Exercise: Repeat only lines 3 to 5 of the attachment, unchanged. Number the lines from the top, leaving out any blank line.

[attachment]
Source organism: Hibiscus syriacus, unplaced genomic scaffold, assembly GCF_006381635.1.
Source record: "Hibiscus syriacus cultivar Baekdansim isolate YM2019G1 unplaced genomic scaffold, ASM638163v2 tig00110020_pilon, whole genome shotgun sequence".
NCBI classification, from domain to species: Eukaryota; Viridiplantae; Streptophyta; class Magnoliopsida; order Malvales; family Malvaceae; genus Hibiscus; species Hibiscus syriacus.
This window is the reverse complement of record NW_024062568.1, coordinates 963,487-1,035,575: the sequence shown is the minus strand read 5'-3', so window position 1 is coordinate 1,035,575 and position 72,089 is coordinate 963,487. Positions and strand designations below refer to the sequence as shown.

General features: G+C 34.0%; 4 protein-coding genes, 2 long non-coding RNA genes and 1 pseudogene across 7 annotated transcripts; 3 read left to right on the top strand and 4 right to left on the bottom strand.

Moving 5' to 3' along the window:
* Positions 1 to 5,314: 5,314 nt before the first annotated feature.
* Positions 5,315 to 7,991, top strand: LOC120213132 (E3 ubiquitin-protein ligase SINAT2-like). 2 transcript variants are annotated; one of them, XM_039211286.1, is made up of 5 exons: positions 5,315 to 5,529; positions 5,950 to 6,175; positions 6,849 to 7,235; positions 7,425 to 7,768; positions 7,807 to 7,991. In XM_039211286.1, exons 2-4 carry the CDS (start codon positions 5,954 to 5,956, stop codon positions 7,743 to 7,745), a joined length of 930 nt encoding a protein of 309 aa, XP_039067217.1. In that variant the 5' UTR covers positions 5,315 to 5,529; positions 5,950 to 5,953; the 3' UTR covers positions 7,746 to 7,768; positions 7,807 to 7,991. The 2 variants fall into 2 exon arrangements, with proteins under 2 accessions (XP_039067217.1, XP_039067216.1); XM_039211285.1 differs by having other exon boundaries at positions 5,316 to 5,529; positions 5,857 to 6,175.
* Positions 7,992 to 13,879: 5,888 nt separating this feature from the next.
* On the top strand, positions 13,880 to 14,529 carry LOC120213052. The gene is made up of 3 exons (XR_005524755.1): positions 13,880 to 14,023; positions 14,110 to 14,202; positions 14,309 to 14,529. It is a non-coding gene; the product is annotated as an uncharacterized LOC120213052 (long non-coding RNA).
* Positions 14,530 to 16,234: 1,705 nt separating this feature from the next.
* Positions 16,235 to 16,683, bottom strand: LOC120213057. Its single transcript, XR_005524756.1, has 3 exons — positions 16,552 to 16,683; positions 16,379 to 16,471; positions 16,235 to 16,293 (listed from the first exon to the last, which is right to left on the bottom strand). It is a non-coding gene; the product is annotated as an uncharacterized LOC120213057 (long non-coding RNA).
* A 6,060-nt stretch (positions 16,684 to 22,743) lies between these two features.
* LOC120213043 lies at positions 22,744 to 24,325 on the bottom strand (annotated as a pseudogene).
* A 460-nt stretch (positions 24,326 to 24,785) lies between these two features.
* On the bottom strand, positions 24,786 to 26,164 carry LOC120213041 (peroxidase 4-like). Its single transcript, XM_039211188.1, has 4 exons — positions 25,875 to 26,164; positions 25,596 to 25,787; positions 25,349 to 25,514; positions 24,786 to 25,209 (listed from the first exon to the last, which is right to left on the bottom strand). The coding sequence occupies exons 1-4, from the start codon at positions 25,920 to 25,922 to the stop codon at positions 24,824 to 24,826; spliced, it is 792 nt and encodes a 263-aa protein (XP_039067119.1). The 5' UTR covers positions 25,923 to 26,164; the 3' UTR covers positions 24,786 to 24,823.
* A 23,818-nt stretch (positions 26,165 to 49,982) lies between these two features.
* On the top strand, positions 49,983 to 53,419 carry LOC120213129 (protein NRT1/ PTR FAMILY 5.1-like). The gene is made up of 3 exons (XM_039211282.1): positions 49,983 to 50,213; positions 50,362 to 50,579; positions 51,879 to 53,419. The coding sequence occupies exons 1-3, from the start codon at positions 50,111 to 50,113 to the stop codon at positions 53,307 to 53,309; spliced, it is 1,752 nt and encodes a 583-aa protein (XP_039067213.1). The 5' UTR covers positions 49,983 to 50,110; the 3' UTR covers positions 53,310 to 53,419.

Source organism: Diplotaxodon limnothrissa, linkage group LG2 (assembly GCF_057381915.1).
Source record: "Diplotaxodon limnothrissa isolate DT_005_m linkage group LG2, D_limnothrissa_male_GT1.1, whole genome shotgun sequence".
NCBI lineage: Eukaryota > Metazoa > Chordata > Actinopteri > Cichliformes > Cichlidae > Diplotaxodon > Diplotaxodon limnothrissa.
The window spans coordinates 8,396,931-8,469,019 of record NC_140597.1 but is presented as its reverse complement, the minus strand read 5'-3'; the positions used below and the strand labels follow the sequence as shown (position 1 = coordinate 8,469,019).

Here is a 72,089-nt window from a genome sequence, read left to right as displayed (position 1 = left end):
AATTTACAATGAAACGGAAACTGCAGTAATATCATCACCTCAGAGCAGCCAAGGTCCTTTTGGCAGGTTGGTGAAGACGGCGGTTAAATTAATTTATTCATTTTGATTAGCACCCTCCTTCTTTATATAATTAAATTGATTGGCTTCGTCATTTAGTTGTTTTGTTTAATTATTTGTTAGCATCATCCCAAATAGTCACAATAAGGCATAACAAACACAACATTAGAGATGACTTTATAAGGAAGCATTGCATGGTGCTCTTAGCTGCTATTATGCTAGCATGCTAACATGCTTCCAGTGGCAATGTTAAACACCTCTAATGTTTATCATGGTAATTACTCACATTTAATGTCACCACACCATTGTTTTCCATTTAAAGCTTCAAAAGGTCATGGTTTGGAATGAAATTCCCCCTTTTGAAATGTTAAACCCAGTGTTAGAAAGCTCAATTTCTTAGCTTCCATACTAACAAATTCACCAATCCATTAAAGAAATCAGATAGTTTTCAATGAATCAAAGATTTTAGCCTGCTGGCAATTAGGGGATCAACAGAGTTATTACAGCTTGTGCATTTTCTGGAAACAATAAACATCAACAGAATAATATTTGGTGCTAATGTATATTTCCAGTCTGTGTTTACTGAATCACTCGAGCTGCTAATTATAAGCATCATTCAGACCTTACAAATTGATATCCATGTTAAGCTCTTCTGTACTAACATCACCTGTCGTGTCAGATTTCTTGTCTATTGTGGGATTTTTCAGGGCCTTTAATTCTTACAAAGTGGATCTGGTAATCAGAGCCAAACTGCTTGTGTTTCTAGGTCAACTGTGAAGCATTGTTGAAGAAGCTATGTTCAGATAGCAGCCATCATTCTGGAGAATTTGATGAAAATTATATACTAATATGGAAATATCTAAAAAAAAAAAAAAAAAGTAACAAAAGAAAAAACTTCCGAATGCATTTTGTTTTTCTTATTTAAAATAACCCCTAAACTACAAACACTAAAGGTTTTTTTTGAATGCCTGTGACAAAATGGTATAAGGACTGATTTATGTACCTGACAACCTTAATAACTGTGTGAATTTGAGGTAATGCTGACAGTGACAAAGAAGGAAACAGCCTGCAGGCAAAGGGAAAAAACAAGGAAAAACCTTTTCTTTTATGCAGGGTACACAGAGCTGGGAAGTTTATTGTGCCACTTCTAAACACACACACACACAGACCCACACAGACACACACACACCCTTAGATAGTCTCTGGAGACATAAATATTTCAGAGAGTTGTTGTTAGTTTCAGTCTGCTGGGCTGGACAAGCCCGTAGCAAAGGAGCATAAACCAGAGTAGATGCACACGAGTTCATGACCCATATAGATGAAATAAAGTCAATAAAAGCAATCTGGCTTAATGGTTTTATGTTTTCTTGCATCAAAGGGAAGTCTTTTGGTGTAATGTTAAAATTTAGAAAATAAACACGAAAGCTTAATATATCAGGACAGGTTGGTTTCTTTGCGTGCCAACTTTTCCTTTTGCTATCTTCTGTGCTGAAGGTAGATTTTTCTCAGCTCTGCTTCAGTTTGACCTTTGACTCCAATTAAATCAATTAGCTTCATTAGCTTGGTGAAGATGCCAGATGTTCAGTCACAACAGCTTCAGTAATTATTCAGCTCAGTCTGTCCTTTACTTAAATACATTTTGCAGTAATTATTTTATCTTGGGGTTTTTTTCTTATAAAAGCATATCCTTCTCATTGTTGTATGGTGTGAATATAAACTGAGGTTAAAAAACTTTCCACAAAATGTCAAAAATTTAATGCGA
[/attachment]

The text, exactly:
NCBI classification, from domain to species: Eukaryota; Viridiplantae; Streptophyta; class Magnoliopsida; order Malvales; family Malvaceae; genus Hibiscus; species Hibiscus syriacus.
This window is the reverse complement of record NW_024062568.1, coordinates 963,487-1,035,575: the sequence shown is the minus strand read 5'-3', so window position 1 is coordinate 1,035,575 and position 72,089 is coordinate 963,487. Positions and strand designations below refer to the sequence as shown.

General features: G+C 34.0%; 4 protein-coding genes, 2 long non-coding RNA genes and 1 pseudogene across 7 annotated transcripts; 3 read left to right on the top strand and 4 right to left on the bottom strand.